There isn’t much in the way of detail about it in the text, neither about what it looks like or how it got there. I originally thought of it as a painting, but that would imply that the Colonel sat for it, and I don’t really see that. So now I’m inclined to think of it as a cabinet portrait, a daguerrotype, taken with the elaborate frame cameras of the day.

I also don’t see the Colonel as a man vain enough to live every day with a huge picture of himself in his living room, and of course Mrs. Hawking herself would never want to put it there. So I think it was a gift, and it was kept somewhere out of the way until he passed. After his death, somebody, quite possibly Nathaniel, brought it out to hang over the mantle. Mrs. Hawking felt like she couldn’t protest, so there it has remained in the year and one month since when the first play begins.

To represent it in the Arisia ’15 production, I decided to find an appropriate image. I did a Google search under various related terms, finding it difficult to find something that was exactly what I wanted. I needed something that looked like a daguerrotype of a gentleman in a Victorian’s colonel’s dress regalia, and I knew I wanted it to be of a handsome man. There were not a lot that fit those criteria, but I narrowed it down to these three options.

 

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The first one is of a good-looking man with whiskers, but he seems a touch young for when I think the picture would have been taken, and he is also in civilian dress. The third has the necessary regalia, and I like his beard and the way the colorized image would lend a pop of brightness to the set, but the look of the man isn’t quite right. So I think I’m planning on using the middle one, as I believe it has the best balance of costume, facial hair, age, and handsomeness. None of them really look like quite what I imagine Colonel Reginald Prescott Hawking to look like, but I think that one will serve.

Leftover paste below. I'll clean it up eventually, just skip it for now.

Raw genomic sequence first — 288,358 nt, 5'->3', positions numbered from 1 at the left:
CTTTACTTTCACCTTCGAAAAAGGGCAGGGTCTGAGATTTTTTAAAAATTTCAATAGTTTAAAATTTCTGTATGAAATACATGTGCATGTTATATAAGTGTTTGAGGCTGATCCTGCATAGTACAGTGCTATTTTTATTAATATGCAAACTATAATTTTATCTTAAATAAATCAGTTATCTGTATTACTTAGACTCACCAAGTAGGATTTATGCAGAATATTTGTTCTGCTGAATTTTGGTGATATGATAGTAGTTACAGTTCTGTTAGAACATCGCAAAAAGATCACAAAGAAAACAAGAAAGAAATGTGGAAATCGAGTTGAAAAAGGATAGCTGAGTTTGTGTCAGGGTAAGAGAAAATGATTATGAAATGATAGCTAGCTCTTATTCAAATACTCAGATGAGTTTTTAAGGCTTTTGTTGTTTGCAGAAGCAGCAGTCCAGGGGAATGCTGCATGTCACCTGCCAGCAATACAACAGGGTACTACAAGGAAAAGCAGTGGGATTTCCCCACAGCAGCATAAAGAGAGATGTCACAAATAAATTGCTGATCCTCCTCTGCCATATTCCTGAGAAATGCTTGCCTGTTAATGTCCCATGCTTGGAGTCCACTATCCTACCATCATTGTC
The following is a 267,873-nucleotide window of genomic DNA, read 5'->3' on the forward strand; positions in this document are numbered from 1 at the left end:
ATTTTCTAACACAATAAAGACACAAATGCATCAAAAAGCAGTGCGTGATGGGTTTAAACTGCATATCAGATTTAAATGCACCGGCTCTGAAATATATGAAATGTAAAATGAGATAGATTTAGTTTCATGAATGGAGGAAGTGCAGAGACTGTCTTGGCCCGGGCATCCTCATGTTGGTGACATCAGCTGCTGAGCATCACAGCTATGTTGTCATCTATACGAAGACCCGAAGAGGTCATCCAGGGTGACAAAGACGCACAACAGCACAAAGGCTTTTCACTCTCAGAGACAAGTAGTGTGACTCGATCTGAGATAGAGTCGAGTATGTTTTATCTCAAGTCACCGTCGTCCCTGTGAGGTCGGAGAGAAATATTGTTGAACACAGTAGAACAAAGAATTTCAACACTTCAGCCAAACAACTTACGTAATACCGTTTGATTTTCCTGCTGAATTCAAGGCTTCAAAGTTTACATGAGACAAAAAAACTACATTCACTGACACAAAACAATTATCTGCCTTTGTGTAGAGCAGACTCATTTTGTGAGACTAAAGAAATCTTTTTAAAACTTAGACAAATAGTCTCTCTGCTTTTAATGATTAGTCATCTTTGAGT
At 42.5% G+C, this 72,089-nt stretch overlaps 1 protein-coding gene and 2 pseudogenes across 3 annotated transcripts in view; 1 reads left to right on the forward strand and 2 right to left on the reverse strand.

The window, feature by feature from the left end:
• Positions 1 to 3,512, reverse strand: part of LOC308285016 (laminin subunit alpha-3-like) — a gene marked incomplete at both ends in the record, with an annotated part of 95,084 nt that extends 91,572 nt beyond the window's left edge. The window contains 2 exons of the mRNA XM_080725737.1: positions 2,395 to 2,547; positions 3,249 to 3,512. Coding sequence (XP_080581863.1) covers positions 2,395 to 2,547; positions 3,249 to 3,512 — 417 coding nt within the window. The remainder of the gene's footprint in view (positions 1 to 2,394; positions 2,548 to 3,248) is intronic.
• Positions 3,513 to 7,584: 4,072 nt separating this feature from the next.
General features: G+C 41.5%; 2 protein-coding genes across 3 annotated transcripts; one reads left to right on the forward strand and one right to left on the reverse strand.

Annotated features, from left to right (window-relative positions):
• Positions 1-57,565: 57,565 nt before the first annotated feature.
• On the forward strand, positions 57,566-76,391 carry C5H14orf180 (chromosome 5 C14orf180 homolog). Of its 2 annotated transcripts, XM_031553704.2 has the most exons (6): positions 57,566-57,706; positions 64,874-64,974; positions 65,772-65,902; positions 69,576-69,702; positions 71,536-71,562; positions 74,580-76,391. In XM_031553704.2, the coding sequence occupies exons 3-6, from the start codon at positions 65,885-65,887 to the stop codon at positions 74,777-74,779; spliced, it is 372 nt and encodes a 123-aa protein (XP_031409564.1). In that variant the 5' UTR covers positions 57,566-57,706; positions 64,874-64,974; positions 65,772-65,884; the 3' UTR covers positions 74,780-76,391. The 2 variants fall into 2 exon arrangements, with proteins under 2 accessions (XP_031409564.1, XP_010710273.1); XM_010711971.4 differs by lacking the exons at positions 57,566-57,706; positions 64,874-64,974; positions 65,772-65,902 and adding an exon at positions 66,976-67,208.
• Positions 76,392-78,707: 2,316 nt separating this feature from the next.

I plan on having a large version printed, and put into a frame. That will then be hung on the set of Mrs. Hawking’s parlor, to distinguish the location and flesh out the world.

Mrs. Hawking, by Phoebe Roberts, will be performed at Arisia 2015 on Friday, January 16th at 6PM at the Westin Waterfront Boston.

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Set-building cleverness

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Categories: mrs. hawking, performance, Tags: , ,

There are many challenges involved in bringing a theatrical production into being. A lot of elements need to be handled before the story becomes a reality that require a high investment of time and effort. One of those elements is figuring out how to put together a set.

While I don’t feel it’s necessary for it to be a literal representation of the Victorian parlors and gentlemen’s clubs specified in the text, there are least has to be some sort of physical structure for our hero to climb on. Mrs. Hawking’s ninja-spy skills on display is a major part of the spectacle of the story, and I think you’d lose a lot if there was no way to show it.

That means that to put this on at Arisia, I’ll need to have a climbable structure for this set. Not only that, it has to be strong enough to support the weight of the actress, possible to be transported to the performance space, and of course within my budget. That’s a pretty tall order.

But desperation can motivate one to be very creative. I got an idea to secure some kind of found structure that could form the bones, at least, of the set. A little research onto Craigslist led me to find a wooden swing set jungle gym sort of thing that was being given away for free. It has the advantage of being lightweight, modular, and sufficiently well-built that I can trust an actor to it. I’m not sure it would be possible for me to so quickly and cheaply build something that structurally reliable.